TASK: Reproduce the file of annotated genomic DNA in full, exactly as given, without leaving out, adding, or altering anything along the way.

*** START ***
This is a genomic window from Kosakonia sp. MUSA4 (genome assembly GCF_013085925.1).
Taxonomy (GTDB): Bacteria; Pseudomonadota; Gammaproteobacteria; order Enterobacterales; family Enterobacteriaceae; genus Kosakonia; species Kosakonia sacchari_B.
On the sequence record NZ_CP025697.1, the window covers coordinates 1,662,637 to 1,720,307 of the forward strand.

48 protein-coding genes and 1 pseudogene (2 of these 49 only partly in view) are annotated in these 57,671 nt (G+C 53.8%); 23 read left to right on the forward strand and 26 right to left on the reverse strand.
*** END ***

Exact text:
This is a genomic window from Kosakonia sp. MUSA4 (genome assembly GCF_013085925.1).
Taxonomy (GTDB): Bacteria; Pseudomonadota; Gammaproteobacteria; order Enterobacterales; family Enterobacteriaceae; genus Kosakonia; species Kosakonia sacchari_B.
On the sequence record NZ_CP025697.1, the window covers coordinates 1,662,637 to 1,720,307 of the forward strand.

48 protein-coding genes and 1 pseudogene (2 of these 49 only partly in view) are annotated in these 57,671 nt (G+C 53.8%); 23 read left to right on the forward strand and 26 right to left on the reverse strand.